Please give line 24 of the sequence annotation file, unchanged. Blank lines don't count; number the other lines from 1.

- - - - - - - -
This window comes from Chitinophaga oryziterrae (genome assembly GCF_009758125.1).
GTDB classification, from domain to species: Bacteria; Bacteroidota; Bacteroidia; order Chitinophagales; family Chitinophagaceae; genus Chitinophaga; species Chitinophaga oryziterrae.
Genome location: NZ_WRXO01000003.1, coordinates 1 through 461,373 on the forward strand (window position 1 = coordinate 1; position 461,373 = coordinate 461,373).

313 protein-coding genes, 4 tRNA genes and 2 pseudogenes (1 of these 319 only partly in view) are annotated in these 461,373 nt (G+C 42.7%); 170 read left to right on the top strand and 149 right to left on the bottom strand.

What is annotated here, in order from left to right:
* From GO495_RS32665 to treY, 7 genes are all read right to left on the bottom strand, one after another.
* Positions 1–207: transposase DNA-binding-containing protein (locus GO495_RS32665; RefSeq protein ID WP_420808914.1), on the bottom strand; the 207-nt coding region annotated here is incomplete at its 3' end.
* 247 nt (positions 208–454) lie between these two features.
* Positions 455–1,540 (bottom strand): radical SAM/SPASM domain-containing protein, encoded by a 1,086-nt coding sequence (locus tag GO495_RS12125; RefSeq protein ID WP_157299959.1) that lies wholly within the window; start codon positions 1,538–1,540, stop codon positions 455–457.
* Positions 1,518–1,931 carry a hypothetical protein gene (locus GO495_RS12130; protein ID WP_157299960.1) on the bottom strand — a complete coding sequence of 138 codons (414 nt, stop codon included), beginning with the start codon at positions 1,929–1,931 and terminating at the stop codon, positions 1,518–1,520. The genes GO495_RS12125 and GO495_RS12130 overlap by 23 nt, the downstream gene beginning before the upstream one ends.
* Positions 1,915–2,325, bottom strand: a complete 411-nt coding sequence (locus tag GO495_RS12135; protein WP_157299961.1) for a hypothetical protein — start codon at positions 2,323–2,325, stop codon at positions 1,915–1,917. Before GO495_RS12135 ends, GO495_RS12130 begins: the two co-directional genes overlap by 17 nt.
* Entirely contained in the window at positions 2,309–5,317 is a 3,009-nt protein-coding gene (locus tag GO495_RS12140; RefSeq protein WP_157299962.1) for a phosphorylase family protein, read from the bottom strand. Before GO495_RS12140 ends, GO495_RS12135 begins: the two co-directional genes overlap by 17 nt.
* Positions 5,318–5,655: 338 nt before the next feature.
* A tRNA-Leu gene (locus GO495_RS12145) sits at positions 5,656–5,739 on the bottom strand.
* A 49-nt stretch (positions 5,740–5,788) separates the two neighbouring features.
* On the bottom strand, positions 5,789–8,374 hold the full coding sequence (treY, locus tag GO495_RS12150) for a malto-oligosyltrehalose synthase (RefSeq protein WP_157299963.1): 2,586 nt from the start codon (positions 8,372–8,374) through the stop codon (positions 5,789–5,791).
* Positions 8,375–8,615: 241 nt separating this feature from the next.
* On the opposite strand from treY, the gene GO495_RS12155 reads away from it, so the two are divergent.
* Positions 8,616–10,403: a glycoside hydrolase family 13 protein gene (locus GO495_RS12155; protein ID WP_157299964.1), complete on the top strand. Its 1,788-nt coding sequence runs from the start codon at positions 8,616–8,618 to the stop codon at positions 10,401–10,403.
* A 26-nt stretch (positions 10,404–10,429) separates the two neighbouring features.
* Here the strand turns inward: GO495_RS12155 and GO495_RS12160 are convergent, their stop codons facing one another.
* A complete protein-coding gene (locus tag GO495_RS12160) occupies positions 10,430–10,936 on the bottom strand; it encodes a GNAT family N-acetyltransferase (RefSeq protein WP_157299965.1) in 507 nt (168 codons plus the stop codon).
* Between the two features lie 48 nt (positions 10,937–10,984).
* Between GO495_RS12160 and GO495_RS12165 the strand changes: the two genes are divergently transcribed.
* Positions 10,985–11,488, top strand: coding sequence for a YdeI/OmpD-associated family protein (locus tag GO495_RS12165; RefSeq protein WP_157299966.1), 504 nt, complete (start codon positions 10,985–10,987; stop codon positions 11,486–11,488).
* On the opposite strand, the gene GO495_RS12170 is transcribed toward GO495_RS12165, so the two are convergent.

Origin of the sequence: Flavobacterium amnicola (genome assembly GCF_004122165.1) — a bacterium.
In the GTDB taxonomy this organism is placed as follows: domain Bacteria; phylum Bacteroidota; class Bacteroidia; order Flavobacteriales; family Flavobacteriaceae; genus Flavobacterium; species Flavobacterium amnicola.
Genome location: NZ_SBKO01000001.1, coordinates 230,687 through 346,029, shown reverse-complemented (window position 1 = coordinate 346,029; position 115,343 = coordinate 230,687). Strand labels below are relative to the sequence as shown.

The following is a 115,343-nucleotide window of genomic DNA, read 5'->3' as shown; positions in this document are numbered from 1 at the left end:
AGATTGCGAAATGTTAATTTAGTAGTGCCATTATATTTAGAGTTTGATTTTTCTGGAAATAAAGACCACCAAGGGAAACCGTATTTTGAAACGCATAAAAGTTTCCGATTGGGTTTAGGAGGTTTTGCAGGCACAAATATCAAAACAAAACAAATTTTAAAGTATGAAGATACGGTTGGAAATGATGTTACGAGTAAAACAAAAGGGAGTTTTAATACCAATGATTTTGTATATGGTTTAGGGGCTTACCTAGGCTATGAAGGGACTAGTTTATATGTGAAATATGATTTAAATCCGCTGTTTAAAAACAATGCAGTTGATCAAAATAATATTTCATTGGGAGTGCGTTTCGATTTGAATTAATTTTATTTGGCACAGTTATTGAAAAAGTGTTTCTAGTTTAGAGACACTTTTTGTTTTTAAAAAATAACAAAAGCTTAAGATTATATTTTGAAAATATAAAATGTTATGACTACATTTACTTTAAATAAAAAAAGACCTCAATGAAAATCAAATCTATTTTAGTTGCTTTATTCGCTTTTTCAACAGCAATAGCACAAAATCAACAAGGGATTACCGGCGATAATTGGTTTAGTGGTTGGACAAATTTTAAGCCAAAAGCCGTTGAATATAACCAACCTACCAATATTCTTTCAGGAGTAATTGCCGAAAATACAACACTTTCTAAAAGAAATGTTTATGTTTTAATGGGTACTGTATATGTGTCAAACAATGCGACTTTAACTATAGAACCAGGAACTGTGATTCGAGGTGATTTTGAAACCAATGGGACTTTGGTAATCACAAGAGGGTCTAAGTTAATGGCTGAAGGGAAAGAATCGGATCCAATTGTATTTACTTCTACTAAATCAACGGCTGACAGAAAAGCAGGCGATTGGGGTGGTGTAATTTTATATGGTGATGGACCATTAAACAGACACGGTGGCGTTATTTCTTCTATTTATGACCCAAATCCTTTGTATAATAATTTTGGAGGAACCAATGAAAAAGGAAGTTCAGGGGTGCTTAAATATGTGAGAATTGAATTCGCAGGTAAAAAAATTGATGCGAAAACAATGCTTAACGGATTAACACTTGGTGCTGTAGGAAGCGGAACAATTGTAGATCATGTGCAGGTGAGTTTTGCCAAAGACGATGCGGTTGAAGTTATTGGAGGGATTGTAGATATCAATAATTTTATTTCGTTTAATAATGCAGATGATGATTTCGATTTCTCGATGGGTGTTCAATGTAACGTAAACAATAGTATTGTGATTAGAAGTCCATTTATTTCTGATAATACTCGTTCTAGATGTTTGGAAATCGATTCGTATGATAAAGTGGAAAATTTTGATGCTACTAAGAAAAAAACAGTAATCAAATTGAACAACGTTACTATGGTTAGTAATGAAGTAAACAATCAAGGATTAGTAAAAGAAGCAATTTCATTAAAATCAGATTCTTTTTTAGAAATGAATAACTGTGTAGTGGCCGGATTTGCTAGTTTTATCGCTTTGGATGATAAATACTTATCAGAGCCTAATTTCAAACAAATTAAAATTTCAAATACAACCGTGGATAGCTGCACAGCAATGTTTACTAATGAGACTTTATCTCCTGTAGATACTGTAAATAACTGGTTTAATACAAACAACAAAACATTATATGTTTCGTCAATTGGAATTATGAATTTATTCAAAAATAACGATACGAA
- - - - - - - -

* Between GO495_RS12160 and GO495_RS12165 the strand changes: the two genes are divergently transcribed.